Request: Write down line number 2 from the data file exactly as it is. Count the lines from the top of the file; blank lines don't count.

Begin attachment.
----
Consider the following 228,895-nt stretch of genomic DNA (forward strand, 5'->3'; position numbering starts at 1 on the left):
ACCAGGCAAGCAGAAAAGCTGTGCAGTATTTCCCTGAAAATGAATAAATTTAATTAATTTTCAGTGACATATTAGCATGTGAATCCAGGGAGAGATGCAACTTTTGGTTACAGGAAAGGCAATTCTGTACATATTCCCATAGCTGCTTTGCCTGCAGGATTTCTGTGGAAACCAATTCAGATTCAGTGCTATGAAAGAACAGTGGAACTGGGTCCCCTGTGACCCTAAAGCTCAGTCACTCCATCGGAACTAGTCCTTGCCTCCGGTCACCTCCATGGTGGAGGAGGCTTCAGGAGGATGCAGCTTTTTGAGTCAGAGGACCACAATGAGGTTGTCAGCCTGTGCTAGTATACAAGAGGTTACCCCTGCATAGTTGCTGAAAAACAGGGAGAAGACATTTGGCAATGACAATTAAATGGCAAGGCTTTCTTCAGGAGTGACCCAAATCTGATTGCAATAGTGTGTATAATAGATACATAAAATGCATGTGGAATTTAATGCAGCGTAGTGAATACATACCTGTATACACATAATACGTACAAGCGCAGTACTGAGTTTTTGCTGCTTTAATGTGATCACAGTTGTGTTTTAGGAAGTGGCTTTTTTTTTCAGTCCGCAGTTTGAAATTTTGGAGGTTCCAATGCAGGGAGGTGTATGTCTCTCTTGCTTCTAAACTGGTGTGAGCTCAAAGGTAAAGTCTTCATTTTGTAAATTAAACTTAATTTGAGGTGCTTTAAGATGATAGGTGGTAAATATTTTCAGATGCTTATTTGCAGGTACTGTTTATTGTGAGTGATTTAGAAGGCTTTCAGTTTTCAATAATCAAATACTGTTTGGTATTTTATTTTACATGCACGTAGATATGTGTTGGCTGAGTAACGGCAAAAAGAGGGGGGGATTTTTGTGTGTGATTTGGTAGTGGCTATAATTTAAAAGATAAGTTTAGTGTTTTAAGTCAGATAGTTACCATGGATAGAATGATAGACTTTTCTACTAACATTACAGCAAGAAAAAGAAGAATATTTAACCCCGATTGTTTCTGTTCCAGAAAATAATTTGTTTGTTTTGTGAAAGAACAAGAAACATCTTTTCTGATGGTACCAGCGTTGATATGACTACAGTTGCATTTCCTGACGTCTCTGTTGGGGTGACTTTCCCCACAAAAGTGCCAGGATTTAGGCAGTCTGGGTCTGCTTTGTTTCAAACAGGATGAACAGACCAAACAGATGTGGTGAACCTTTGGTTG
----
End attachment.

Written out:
ACCAGGCAAGCAGAAAAGCTGTGCAGTATTTCCCTGAAAATGAATAAATTTAATTAATTTTCAGTGACATATTAGCATGTGAATCCAGGGAGAGATGCAACTTTTGGTTACAGGAAAGGCAATTCTGTACATATTCCCATAGCTGCTTTGCCTGCAGGATTTCTGTGGAAACCAATTCAGATTCAGTGCTATGAAAGAACAGTGGAACTGGGTCCCCTGTGACCCTAAAGCTCAGTCACTCCATCGGAACTAGTCCTTGCCTCCGGTCACCTCCATGGTGGAGGAGGCTTCAGGAGGATGCAGCTTTTTGAGTCAGAGGACCACAATGAGGTTGTCAGCCTGTGCTAGTATACAAGAGGTTACCCCTGCATAGTTGCTGAAAAACAGGGAGAAGACATTTGGCAATGACAATTAAATGGCAAGGCTTTCTTCAGGAGTGACCCAAATCTGATTGCAATAGTGTGTATAATAGATACATAAAATGCATGTGGAATTTAATGCAGCGTAGTGAATACATACCTGTATACACATAATACGTACAAGCGCAGTACTGAGTTTTTGCTGCTTTAATGTGATCACAGTTGTGTTTTAGGAAGTGGCTTTTTTTTTCAGTCCGCAGTTTGAAATTTTGGAGGTTCCAATGCAGGGAGGTGTATGTCTCTCTTGCTTCTAAACTGGTGTGAGCTCAAAGGTAAAGTCTTCATTTTGTAAATTAAACTTAATTTGAGGTGCTTTAAGATGATAGGTGGTAAATATTTTCAGATGCTTATTTGCAGGTACTGTTTATTGTGAGTGATTTAGAAGGCTTTCAGTTTTCAATAATCAAATACTGTTTGGTATTTTATTTTACATGCACGTAGATATGTGTTGGCTGAGTAACGGCAAAAAGAGGGGGGGATTTTTGTGTGTGATTTGGTAGTGGCTATAATTTAAAAGATAAGTTTAGTGTTTTAAGTCAGATAGTTACCATGGATAGAATGATAGACTTTTCTACTAACATTACAGCAAGAAAAAGAAGAATATTTAACCCCGATTGTTTCTGTTCCAGAAAATAATTTGTTTGTTTTGTGAAAGAACAAGAAACATCTTTTCTGATGGTACCAGCGTTGATATGACTACAGTTGCATTTCCTGACGTCTCTGTTGGGGTGACTTTCCCCACAAAAGTGCCAGGATTTAGGCAGTCTGGGTCTGCTTTGTTTCAAACAGGATGAACAGACCAAACAGATGTGGTGAACCTTTGGTTG